Last August, a 62-year-old Lompoc woman arrived at the Emergency Department showing symptoms of an ischemic stroke. She was quickly assessed and treated for stroke by medical staff.
Once stabilized, we administered Alteplase, or Tissue Plasminogen Activator (t-PA), a medicine used to decrease the chances of permanent damage from stroke. The woman was then transported to Santa Barbara Cottage Hospital when she needed advanced treatment by a neurosurgeon specialist.
Because of her initial ED treatment, she recovered well, worked with therapy services, and was discharged back to her home rather than to a long-term care facility.
Two months earlier, a 26-year-old man came to the LVMC emergency department with the left side of his face drooping and weakness in his left side. He was diagnosed with a middle cerebral artery stroke, or MCA. During his medical assessment, he was given t-PA. The man was also transferred to Cottage for additional advanced care. He recovered and was able to return home – mainly because of the initial actions and care in the LVMC Emergency Department.
These are just two of the more than 500 Lompoc Valley residents treated for various levels of stroke-like symptoms in the past four years since LVMC became designated as an Acute Stroke-Ready hospital.
That designation came after LVMC created a “Code Stroke” program and began using a computerized mobile robot to allow visual consultation on stroke cases with teleneurologists associated with the physician-owned company, Vituity.
The robot program was prompted by statistics showing that stroke is among the leading causes of death in Santa Barbara County. Before using Code Stroke and the telemedicine robot, almost every patient coming to LVMC while suffering from stroke-like symptoms had to immediately be transported to larger hospitals with full-time neurologists on staff.
For many patients, that delay in getting treatment while traveling from Lompoc to Santa Barbara was troublesome. With a stroke, the adage is “Time is Brain,” meaning the faster a person receives treatment for an acute ischemic stroke, the better the neurologic outcome. At LVMC, any patient coming in with stroke-like symptoms – and a “last known well time” of six hours or less is processed as a Code Stroke patient. Half of those patients are generally ruled out as suffering from a stroke during the extensive Code Stroke assessment.
“This program has been a tremendous benefit to the community,” says Chief Nursing Officer Yvette Cope. “Without this certification and the dedication and actions of all staff involved in the program, 237 patients would have had to be transferred to a higher level of care outside the community.”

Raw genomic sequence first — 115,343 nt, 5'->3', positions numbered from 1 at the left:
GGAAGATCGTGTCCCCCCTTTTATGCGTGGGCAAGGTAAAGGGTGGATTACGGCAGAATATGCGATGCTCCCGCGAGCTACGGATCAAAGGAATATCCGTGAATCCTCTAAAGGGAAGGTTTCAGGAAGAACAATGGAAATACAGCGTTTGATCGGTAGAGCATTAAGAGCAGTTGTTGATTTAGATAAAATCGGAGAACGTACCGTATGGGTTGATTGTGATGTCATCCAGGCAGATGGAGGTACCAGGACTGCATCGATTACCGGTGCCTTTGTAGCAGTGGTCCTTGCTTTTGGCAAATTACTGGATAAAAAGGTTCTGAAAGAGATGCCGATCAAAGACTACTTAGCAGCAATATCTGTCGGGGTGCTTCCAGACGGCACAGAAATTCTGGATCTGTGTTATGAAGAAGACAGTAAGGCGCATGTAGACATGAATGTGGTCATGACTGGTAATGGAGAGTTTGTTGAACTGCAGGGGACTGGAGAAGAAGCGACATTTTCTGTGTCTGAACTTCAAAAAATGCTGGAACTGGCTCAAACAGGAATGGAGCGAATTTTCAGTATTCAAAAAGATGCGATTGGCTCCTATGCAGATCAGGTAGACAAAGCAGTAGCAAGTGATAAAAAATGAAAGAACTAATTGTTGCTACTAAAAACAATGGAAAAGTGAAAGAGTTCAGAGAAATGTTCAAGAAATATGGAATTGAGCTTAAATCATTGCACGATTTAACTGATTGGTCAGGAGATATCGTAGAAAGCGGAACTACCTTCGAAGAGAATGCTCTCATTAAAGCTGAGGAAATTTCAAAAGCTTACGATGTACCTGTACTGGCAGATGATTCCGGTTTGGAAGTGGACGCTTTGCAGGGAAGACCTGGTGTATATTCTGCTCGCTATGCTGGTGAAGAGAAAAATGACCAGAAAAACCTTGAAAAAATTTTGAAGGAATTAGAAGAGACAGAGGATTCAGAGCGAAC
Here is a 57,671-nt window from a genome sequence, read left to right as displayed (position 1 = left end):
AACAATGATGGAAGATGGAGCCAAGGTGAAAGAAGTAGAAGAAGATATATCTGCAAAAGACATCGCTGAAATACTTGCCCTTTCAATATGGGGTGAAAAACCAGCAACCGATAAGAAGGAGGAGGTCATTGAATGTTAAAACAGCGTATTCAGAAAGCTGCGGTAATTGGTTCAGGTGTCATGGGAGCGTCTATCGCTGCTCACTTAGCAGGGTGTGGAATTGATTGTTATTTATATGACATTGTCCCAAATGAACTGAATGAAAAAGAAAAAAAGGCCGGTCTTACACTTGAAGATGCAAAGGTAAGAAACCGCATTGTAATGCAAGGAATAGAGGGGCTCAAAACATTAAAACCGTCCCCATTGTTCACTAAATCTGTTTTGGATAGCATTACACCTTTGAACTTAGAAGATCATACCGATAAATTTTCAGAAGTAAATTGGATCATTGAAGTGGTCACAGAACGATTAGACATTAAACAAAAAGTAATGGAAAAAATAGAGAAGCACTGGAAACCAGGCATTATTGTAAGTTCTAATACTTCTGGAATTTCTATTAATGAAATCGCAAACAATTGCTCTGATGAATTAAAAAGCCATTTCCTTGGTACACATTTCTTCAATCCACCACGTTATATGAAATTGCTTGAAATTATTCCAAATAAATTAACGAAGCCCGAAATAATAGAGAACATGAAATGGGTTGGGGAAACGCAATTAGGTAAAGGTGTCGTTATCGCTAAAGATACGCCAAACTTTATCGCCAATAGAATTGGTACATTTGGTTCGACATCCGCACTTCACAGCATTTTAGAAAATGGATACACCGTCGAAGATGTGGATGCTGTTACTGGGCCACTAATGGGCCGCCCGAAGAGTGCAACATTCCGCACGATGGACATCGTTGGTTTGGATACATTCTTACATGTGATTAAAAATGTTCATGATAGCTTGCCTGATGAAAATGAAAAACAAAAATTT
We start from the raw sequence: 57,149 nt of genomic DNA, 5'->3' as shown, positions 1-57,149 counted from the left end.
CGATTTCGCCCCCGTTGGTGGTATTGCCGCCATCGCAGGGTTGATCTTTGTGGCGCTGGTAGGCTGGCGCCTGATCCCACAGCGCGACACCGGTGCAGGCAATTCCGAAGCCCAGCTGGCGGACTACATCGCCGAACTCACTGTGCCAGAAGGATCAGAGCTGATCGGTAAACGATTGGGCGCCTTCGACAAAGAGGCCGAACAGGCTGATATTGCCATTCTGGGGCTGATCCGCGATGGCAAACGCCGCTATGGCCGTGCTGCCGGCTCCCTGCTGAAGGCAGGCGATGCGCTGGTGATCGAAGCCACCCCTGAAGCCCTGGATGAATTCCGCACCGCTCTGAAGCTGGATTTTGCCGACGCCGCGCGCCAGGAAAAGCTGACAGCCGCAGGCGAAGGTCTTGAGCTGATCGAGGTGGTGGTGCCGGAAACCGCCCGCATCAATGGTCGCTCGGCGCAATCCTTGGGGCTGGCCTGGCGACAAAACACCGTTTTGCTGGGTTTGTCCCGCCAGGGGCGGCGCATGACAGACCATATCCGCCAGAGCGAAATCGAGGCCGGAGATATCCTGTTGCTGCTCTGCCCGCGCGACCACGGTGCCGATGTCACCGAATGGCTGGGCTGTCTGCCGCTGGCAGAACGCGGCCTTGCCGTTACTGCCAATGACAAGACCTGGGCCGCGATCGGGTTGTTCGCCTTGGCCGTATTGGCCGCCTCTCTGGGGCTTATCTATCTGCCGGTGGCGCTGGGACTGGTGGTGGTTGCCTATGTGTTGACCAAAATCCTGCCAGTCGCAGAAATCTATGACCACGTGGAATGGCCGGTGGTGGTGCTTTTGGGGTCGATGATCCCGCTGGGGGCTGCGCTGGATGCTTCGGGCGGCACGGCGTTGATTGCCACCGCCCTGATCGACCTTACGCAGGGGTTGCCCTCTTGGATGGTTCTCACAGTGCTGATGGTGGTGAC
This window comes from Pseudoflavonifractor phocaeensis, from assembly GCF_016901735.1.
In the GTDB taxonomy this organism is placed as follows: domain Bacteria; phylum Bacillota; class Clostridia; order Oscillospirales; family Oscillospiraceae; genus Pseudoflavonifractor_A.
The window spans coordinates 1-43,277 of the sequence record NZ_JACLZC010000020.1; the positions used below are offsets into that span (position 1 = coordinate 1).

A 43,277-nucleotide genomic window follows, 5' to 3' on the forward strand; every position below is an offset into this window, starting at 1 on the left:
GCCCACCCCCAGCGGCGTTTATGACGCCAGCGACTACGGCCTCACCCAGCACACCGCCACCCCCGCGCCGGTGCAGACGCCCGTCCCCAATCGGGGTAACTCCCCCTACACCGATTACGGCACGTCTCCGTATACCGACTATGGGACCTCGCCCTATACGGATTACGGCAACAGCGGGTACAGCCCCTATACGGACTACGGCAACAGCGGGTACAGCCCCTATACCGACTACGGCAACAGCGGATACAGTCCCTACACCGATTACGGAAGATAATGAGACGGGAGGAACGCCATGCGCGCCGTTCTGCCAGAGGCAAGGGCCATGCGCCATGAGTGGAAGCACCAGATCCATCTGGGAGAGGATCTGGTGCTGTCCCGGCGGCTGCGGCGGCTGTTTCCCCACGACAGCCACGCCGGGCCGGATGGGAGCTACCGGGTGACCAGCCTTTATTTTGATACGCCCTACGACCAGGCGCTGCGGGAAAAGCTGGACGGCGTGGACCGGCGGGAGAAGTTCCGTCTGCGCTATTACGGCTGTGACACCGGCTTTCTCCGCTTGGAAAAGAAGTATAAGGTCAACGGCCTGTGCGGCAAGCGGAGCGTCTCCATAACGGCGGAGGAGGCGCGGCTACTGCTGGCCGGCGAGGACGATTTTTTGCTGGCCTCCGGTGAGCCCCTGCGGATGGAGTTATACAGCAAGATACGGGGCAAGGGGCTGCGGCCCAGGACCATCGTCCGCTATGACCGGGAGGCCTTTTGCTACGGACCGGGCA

Patients generally fare better in the long term if they are treated within three hours of the start of stroke symptoms. One of the key treatments is the use of a t-PA.
“Treatment with intravenous t-PA within three hours of the onset of Acute Ischemic Stroke is associated with improved clinical outcomes,” Cope explains. “Rapid assessment is critical. Since its inception, LVMC’s Stroke Program has resulted in tremendous outcomes in the well-being of patients who have presented with stroke-like symptoms … This t-PA is lifesaving, but it’s also quality of life. You have a better likelihood of not being physically disabled and of being able to talk and walk if you receive t-PA.”
When a patient comes via ambulance to the emergency department with stroke symptoms, “Code Stroke” is called overhead at the hospital, if a patient is found to have a new onset of at least one of five symptoms in the previous six hours, including sudden, severe headache with unknown cause or sudden numbness or weakness of the face, arm or leg, among others.
A specialized Code Stroke team with staff from the ER, lab, diagnostic imaging, cardiopulmonary services, and other departments responds to the code call.
“Everyone is all hands on deck,” Cope says. “It’s top priority, every single time. Everybody knows their part. Everybody knows ‘time is brain.’”
On average, about 20 “Code Stroke” calls occur every month. Of the patients treated for stroke in the past four years, 49 have received t-PA. At the beginning of the program, the “door to needle” time was 76.4 minutes from the time the patient arrived until t-PA was administered. The Code Stroke team has that timeframe narrowed to 44.8 minutes now, compared to the national healthcare timeframe goal of 60 minutes.
“Before we started this program, we gave five doses of t-PA in the ten years prior,” Cope notes. “Because of this partnership, having neurology in the ER, a majority of patients either went back to their original physical state or are even better. It’s amazing what the stroke program and specialty designation have accomplished. This t-PA is not only life-saving, but it’s also quality of life.”